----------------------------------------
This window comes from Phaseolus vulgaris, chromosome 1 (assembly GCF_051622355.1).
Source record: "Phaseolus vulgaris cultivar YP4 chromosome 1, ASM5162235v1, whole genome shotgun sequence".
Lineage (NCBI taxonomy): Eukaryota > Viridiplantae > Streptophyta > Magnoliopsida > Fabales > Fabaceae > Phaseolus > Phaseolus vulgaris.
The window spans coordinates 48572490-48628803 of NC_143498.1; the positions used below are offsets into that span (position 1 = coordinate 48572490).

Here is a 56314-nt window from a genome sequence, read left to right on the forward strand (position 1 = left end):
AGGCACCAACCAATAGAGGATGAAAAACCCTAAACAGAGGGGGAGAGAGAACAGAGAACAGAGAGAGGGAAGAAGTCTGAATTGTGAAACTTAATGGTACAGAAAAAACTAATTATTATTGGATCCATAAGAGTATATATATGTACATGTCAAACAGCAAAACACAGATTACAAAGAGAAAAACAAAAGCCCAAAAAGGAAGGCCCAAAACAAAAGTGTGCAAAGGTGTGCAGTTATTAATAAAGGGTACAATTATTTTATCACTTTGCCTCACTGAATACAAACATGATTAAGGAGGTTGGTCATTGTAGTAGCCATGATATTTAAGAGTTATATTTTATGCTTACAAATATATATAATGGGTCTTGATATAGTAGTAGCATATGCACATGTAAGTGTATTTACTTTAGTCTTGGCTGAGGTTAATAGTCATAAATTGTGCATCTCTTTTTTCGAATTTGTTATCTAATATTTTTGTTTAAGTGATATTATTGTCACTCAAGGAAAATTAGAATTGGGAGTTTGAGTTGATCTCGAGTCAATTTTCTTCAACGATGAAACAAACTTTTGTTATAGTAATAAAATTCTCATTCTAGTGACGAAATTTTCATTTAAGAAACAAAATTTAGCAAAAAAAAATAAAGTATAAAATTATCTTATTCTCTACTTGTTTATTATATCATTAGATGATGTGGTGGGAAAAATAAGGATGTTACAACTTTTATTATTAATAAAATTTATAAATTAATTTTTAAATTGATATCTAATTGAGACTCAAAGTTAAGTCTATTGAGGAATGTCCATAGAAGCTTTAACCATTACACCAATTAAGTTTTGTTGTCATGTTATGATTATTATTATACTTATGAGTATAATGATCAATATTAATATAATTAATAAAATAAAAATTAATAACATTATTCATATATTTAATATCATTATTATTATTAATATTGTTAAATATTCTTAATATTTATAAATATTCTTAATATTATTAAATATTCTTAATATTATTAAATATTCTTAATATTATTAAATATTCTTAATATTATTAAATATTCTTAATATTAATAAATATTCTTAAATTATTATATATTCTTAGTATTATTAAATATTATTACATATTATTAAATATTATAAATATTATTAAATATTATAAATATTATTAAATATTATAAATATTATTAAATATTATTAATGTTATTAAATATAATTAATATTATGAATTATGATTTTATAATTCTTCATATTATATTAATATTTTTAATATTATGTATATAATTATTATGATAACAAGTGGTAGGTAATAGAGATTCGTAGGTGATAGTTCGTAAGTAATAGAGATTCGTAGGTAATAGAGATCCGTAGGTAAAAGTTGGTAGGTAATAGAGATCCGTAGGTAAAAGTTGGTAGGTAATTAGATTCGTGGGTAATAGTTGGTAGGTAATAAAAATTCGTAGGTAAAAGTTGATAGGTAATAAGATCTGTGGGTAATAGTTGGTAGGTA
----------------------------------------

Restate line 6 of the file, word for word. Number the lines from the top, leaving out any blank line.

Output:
AGGCACCAACCAATAGAGGATGAAAAACCCTAAACAGAGGGGGAGAGAGAACAGAGAACAGAGAGAGGGAAGAAGTCTGAATTGTGAAACTTAATGGTACAGAAAAAACTAATTATTATTGGATCCATAAGAGTATATATATGTACATGTCAAACAGCAAAACACAGATTACAAAGAGAAAAACAAAAGCCCAAAAAGGAAGGCCCAAAACAAAAGTGTGCAAAGGTGTGCAGTTATTAATAAAGGGTACAATTATTTTATCACTTTGCCTCACTGAATACAAACATGATTAAGGAGGTTGGTCATTGTAGTAGCCATGATATTTAAGAGTTATATTTTATGCTTACAAATATATATAATGGGTCTTGATATAGTAGTAGCATATGCACATGTAAGTGTATTTACTTTAGTCTTGGCTGAGGTTAATAGTCATAAATTGTGCATCTCTTTTTTCGAATTTGTTATCTAATATTTTTGTTTAAGTGATATTATTGTCACTCAAGGAAAATTAGAATTGGGAGTTTGAGTTGATCTCGAGTCAATTTTCTTCAACGATGAAACAAACTTTTGTTATAGTAATAAAATTCTCATTCTAGTGACGAAATTTTCATTTAAGAAACAAAATTTAGCAAAAAAAAATAAAGTATAAAATTATCTTATTCTCTACTTGTTTATTATATCATTAGATGATGTGGTGGGAAAAATAAGGATGTTACAACTTTTATTATTAATAAAATTTATAAATTAATTTTTAAATTGATATCTAATTGAGACTCAAAGTTAAGTCTATTGAGGAATGTCCATAGAAGCTTTAACCATTACACCAATTAAGTTTTGTTGTCATGTTATGATTATTATTATACTTATGAGTATAATGATCAATATTAATATAATTAATAAAATAAAAATTAATAACATTATTCATATATTTAATATCATTATTATTATTAATATTGTTAAATATTCTTAATATTTATAAATATTCTTAATATTATTAAATATTCTTAATATTATTAAATATTCTTAATATTATTAAATATTCTTAATATTATTAAATATTCTTAATATTAATAAATATTCTTAAATTATTATATATTCTTAGTATTATTAAATATTATTACATATTATTAAATATTATAAATATTATTAAATATTATAAATATTATTAAATATTATAAATATTATTAAATATTATTAATGTTATTAAATATAATTAATATTATGAATTATGATTTTATAATTCTTCATATTATATTAATATTTTTAATATTATGTATATAATTATTATGATAACAAGTGGTAGGTAATAGAGATTCGTAGGTGATAGTTCGTAAGTAATAGAGATTCGTAGGTAATAGAGATCCGTAGGTAAAAGTTGGTAGGTAATAGAGATCCGTAGGTAAAAGTTGGTAGGTAATTAGATTCGTGGGTAATAGTTGGTAGGTAATAAAAATTCGTAGGTAAAAGTTGATAGGTAATAAGATCTGTGGGTAATAGTTGGTAGGTA